There’s a principle in design called “honesty of materials” which is like, if you build something out of aluminum, it should look like aluminum. If it’s plastic, it should look like plastic, it shouldn’t be “fake wood”.
I think about this a lot as it relates to my practice, and this is part of why I decided to change the show so that the computer that runs my algorithms is onstage, almost like a second performer. I’ve decided to name it— Otto— and since he’s got an active part to play in the show it feels… honest and helpful to have him onstage with me where people can see what he’s doing.
The other part of this is the question: What are the algorithms actually doing? There’s one module that’s listening to what I’m playing and comparing it to, essentially, a machine-readable version of the score for that piece. And that module can follow along as I play, and it knows which notes are, for example, melody versus harmony. Or when a section change happens. And then for each piece there’s a “visuals” module that knows how to create the live projections for the exact way that I’m playing the piece on that particular day.
I’m inspired greatly by the natural world, and I use a lot of nature imagery in my work. There’s also a lot of geometry and particles— juxtaposing those gives me a really fulfilling sense of merging nature and technology.
Jake: Now that we’re gearing up for Fringe season, what are you most excited for?
Larkhall: God, I’m so excited to actually be up in Edinburgh performing! Developing a show is amazing but as a solo artist it can be a bit lonely work at times. And there’s just this insane amount of prep, logistics, promotion— I think most artists are on some level terrified no one will turn up, no matter how much buzz they’re getting— so it’s going to be really great to actually arrive, load in, tech the show and do that first preview performance.
I’m equally excited to see the nine zillion other amazing shows at the Fringe— I got my copy of the Summerhall brochure and I pretty much want to see everything. The full programme is on its way and I’m going to go wild for that too, I’m sure. It’s just such a concentration of awesomeness.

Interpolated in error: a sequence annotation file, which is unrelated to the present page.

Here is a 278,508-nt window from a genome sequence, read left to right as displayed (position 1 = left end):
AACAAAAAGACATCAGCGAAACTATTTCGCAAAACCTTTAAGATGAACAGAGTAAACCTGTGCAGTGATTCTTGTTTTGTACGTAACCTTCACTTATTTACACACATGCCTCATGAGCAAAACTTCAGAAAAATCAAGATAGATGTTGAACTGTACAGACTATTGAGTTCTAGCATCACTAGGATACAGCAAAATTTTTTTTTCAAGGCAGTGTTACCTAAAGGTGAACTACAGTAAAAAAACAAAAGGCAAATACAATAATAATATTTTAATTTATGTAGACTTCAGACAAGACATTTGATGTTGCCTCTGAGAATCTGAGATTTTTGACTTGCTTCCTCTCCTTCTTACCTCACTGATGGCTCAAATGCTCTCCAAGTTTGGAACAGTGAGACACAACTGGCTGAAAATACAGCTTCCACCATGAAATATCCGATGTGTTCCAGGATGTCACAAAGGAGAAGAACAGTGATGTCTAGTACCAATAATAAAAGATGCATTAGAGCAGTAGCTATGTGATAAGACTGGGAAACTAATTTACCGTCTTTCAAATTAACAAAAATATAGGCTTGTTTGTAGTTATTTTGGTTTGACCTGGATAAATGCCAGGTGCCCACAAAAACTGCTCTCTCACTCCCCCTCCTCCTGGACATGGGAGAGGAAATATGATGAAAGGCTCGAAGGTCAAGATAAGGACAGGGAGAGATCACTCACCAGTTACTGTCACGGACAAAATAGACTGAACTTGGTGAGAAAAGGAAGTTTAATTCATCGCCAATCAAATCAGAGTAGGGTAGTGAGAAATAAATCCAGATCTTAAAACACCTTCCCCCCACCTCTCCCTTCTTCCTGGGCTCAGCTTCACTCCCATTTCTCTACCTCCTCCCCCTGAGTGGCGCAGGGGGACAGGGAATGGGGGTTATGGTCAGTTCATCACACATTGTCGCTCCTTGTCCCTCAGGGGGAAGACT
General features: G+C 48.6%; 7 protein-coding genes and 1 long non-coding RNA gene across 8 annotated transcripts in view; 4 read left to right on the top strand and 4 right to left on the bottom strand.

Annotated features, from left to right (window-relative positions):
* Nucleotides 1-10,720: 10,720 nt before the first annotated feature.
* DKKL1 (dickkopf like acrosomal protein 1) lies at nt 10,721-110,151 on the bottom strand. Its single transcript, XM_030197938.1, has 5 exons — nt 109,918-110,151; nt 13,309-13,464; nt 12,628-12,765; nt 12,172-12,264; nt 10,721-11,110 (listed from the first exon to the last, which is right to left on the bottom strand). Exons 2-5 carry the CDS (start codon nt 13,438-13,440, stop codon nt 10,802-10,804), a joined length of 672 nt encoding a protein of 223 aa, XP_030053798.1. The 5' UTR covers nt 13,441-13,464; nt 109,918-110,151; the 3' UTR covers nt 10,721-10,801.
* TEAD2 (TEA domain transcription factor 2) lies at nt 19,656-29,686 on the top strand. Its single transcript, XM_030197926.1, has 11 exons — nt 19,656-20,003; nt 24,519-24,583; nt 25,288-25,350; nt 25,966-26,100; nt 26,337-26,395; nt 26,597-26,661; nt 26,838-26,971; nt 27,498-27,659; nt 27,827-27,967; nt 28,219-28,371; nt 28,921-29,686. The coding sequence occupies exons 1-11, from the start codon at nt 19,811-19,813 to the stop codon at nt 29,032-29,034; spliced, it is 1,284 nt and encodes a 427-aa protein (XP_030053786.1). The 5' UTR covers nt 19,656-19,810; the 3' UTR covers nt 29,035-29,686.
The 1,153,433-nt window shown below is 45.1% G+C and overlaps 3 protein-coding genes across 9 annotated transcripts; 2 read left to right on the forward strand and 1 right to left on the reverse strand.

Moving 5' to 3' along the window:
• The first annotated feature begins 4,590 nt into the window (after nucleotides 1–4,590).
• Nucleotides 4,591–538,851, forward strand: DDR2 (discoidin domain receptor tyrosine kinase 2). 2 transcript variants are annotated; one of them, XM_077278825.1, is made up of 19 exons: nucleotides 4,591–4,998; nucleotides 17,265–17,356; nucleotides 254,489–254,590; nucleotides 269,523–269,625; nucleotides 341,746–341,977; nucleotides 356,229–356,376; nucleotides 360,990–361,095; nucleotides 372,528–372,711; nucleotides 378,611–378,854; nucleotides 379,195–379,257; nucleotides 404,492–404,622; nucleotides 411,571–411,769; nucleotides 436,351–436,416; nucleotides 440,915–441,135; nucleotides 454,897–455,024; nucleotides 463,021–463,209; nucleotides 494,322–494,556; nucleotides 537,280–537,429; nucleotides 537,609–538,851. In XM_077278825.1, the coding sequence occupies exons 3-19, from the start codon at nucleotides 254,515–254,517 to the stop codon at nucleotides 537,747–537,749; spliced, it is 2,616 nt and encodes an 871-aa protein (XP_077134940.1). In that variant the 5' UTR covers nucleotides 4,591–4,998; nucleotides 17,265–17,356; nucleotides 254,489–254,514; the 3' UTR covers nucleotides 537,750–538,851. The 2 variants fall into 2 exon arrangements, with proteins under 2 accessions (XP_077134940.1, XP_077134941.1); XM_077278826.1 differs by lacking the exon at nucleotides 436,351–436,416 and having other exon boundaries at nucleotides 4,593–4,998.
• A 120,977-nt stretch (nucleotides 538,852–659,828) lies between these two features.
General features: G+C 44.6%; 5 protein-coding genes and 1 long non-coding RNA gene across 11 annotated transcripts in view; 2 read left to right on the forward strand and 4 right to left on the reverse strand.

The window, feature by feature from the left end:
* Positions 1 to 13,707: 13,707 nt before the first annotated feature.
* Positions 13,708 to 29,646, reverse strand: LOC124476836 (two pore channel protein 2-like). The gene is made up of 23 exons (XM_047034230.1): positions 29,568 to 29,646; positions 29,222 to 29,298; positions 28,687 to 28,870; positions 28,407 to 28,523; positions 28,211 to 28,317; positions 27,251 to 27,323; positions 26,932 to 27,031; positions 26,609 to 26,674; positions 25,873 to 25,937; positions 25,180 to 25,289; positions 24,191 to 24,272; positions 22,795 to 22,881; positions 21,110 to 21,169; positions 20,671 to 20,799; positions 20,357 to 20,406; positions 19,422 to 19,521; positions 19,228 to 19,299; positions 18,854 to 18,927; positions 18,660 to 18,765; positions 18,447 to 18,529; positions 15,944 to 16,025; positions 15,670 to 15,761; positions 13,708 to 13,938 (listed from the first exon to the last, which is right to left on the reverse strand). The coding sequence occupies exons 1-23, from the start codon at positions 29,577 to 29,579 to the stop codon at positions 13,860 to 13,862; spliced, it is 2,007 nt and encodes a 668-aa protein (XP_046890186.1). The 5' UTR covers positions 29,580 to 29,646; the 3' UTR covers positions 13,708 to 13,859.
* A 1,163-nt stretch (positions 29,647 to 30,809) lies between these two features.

Jake: Now, in keeping with the themes of our magazine, if your show was an alcoholic beverage what would it be?
Larkhall: Something like a Hakushu Old Fashioned— a combo of the classic and the new.
Jake: And is there anywhere we can get a sneak preview of what we might hear at the Fringe this year?
Larkhall: The show is paired with a new album— also called Say You’re With Me— which comes out 24 June. It’s available wherever you get your music! I’ll be touring to support the album in June/July, so there’s a chance to sneak-preview some of the material before the fringe.
You can catch Larkhall’s show, Say You’re With Me, at Summerhall’s Red Lecture Theatre August 16th-21st and then again between the 23rd-28th. Tickets are available through the EdFringe Box Office.
Our Editor-in-Chief, Jake is a theatremaker and playwright interested in political theatre, new writing, comedy and international theatre. Jake has a particular interest in the post-Soviet space, Queer performance, British grassroots politics and Scottish new writing. They started their Fringe journey in 2018 and is an avid festival-goer. Their favourite drink is an IPA – no hops held back.
Festivals: Edinburgh Fringe (2018-2019, 2021-2022), Brighton Fringe (2019), Paris Fringe (2020)